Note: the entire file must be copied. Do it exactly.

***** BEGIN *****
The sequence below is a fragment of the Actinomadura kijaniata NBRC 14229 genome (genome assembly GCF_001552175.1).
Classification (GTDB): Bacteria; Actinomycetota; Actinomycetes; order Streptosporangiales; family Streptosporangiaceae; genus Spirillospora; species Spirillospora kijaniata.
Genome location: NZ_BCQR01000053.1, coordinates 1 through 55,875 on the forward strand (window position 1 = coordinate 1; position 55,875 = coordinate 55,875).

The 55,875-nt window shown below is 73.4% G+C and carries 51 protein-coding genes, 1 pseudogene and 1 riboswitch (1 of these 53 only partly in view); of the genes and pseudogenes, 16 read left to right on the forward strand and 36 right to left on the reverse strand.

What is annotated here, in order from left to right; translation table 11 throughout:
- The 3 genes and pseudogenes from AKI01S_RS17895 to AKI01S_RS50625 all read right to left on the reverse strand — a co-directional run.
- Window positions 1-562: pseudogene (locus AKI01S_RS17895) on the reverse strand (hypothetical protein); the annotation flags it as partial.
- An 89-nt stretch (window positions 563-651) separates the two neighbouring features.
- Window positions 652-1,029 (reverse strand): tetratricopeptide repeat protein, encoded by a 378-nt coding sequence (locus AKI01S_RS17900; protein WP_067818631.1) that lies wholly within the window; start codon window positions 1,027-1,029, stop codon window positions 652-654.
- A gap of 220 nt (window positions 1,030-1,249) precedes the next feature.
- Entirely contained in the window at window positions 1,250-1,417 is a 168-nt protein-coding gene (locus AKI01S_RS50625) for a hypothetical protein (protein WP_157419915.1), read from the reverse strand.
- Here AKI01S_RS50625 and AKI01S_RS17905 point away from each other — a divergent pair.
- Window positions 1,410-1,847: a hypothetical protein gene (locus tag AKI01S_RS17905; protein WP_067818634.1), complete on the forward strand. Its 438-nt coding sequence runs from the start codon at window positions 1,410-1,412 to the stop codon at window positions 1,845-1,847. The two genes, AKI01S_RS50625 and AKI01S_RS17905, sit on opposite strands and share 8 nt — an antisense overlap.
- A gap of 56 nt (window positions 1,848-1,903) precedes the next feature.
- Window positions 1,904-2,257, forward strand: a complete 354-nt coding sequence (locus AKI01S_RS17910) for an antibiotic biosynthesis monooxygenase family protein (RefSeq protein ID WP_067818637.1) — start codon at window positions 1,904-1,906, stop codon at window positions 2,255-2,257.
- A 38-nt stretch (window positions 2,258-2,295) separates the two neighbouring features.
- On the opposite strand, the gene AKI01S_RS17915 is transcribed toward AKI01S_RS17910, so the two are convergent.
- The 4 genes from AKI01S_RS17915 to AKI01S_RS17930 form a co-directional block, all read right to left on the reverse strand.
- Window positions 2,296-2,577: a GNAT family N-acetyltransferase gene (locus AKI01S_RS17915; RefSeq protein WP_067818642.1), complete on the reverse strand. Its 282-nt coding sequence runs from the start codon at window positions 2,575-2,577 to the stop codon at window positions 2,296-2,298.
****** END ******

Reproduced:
The sequence below is a fragment of the Actinomadura kijaniata NBRC 14229 genome (genome assembly GCF_001552175.1).
Classification (GTDB): Bacteria; Actinomycetota; Actinomycetes; order Streptosporangiales; family Streptosporangiaceae; genus Spirillospora; species Spirillospora kijaniata.
Genome location: NZ_BCQR01000053.1, coordinates 1 through 55,875 on the forward strand (window position 1 = coordinate 1; position 55,875 = coordinate 55,875).

The 55,875-nt window shown below is 73.4% G+C and carries 51 protein-coding genes, 1 pseudogene and 1 riboswitch (1 of these 53 only partly in view); of the genes and pseudogenes, 16 read left to right on the forward strand and 36 right to left on the reverse strand.

What is annotated here, in order from left to right; translation table 11 throughout:
- The 3 genes and pseudogenes from AKI01S_RS17895 to AKI01S_RS50625 all read right to left on the reverse strand — a co-directional run.
- Window positions 1-562: pseudogene (locus AKI01S_RS17895) on the reverse strand (hypothetical protein); the annotation flags it as partial.
- An 89-nt stretch (window positions 563-651) separates the two neighbouring features.
- Window positions 652-1,029 (reverse strand): tetratricopeptide repeat protein, encoded by a 378-nt coding sequence (locus AKI01S_RS17900; protein WP_067818631.1) that lies wholly within the window; start codon window positions 1,027-1,029, stop codon window positions 652-654.
- A gap of 220 nt (window positions 1,030-1,249) precedes the next feature.
- Entirely contained in the window at window positions 1,250-1,417 is a 168-nt protein-coding gene (locus AKI01S_RS50625) for a hypothetical protein (protein WP_157419915.1), read from the reverse strand.
- Here AKI01S_RS50625 and AKI01S_RS17905 point away from each other — a divergent pair.
- Window positions 1,410-1,847: a hypothetical protein gene (locus tag AKI01S_RS17905; protein WP_067818634.1), complete on the forward strand. Its 438-nt coding sequence runs from the start codon at window positions 1,410-1,412 to the stop codon at window positions 1,845-1,847. The two genes, AKI01S_RS50625 and AKI01S_RS17905, sit on opposite strands and share 8 nt — an antisense overlap.
- A gap of 56 nt (window positions 1,848-1,903) precedes the next feature.
- Window positions 1,904-2,257, forward strand: a complete 354-nt coding sequence (locus AKI01S_RS17910) for an antibiotic biosynthesis monooxygenase family protein (RefSeq protein ID WP_067818637.1) — start codon at window positions 1,904-1,906, stop codon at window positions 2,255-2,257.
- A 38-nt stretch (window positions 2,258-2,295) separates the two neighbouring features.
- On the opposite strand, the gene AKI01S_RS17915 is transcribed toward AKI01S_RS17910, so the two are convergent.
- The 4 genes from AKI01S_RS17915 to AKI01S_RS17930 form a co-directional block, all read right to left on the reverse strand.
- Window positions 2,296-2,577: a GNAT family N-acetyltransferase gene (locus AKI01S_RS17915; RefSeq protein WP_067818642.1), complete on the reverse strand. Its 282-nt coding sequence runs from the start codon at window positions 2,575-2,577 to the stop codon at window positions 2,296-2,298.